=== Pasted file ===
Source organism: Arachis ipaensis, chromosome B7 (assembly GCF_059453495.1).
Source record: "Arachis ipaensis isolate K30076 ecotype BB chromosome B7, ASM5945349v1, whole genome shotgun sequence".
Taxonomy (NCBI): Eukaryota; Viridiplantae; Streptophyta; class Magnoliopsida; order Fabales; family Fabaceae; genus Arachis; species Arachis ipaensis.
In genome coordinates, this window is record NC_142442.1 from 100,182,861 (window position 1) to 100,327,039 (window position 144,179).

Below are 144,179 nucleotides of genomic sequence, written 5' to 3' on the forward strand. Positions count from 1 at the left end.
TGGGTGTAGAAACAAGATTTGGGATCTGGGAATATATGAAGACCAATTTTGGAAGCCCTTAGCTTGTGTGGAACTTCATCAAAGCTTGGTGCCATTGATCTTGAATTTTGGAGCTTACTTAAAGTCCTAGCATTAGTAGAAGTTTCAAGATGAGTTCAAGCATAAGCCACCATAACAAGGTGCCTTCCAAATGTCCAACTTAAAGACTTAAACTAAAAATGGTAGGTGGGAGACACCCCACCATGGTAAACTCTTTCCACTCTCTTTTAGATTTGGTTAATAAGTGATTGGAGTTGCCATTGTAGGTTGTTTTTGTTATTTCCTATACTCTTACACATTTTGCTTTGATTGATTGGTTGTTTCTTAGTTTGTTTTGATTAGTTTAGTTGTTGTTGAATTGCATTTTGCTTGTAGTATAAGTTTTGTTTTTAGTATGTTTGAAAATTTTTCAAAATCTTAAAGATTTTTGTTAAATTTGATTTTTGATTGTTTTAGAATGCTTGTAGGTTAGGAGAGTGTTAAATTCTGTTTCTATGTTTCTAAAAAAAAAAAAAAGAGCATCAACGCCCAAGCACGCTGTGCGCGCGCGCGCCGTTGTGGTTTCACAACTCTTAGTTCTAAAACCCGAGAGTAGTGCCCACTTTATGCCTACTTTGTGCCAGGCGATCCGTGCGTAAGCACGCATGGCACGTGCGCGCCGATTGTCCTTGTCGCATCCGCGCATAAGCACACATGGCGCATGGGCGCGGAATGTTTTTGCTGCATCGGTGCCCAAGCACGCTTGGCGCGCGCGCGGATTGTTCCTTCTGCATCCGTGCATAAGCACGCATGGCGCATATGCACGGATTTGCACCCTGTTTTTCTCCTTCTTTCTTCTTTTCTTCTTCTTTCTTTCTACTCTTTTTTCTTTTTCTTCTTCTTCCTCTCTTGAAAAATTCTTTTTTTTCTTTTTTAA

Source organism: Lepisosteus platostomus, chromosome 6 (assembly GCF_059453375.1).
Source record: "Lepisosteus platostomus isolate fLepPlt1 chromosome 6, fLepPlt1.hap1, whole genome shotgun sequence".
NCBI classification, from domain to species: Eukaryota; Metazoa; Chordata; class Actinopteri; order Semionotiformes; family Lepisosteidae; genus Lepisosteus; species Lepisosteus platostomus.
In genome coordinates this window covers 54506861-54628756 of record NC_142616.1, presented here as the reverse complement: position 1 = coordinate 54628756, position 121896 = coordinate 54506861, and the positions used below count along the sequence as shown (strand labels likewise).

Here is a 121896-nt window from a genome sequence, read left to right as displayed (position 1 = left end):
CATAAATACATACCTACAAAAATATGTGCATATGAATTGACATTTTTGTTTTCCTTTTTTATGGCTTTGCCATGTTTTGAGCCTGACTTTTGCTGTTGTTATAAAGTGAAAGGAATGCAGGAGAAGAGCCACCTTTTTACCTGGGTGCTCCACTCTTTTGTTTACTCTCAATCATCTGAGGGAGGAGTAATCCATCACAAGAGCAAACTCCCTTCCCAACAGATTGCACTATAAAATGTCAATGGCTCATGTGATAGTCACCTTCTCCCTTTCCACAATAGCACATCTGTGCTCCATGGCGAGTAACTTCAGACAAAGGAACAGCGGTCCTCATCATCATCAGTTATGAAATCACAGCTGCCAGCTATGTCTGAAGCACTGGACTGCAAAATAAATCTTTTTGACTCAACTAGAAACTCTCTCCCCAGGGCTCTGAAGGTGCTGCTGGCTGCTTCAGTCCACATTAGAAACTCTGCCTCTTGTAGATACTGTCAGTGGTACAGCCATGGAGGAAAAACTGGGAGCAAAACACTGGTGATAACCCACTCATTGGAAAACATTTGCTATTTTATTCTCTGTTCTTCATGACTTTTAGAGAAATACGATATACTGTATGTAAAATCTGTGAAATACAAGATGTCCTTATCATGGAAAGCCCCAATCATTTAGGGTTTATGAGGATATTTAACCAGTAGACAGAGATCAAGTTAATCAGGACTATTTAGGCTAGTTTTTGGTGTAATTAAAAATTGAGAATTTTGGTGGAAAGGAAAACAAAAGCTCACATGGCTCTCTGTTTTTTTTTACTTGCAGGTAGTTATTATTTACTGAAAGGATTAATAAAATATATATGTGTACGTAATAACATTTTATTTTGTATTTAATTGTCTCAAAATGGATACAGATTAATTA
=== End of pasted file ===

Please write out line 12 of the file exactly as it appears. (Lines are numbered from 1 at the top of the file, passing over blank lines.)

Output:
CATAAATACATACCTACAAAAATATGTGCATATGAATTGACATTTTTGTTTTCCTTTTTTATGGCTTTGCCATGTTTTGAGCCTGACTTTTGCTGTTGTTATAAAGTGAAAGGAATGCAGGAGAAGAGCCACCTTTTTACCTGGGTGCTCCACTCTTTTGTTTACTCTCAATCATCTGAGGGAGGAGTAATCCATCACAAGAGCAAACTCCCTTCCCAACAGATTGCACTATAAAATGTCAATGGCTCATGTGATAGTCACCTTCTCCCTTTCCACAATAGCACATCTGTGCTCCATGGCGAGTAACTTCAGACAAAGGAACAGCGGTCCTCATCATCATCAGTTATGAAATCACAGCTGCCAGCTATGTCTGAAGCACTGGACTGCAAAATAAATCTTTTTGACTCAACTAGAAACTCTCTCCCCAGGGCTCTGAAGGTGCTGCTGGCTGCTTCAGTCCACATTAGAAACTCTGCCTCTTGTAGATACTGTCAGTGGTACAGCCATGGAGGAAAAACTGGGAGCAAAACACTGGTGATAACCCACTCATTGGAAAACATTTGCTATTTTATTCTCTGTTCTTCATGACTTTTAGAGAAATACGATATACTGTATGTAAAATCTGTGAAATACAAGATGTCCTTATCATGGAAAGCCCCAATCATTTAGGGTTTATGAGGATATTTAACCAGTAGACAGAGATCAAGTTAATCAGGACTATTTAGGCTAGTTTTTGGTGTAATTAAAAATTGAGAATTTTGGTGGAAAGGAAAACAAAAGCTCACATGGCTCTCTGTTTTTTTTTACTTGCAGGTAGTTATTATTTACTGAAAGGATTAATAAAATATATATGTGTACGTAATAACATTTTATTTTGTATTTAATTGTCTCAAAATGGATACAGATTAATTA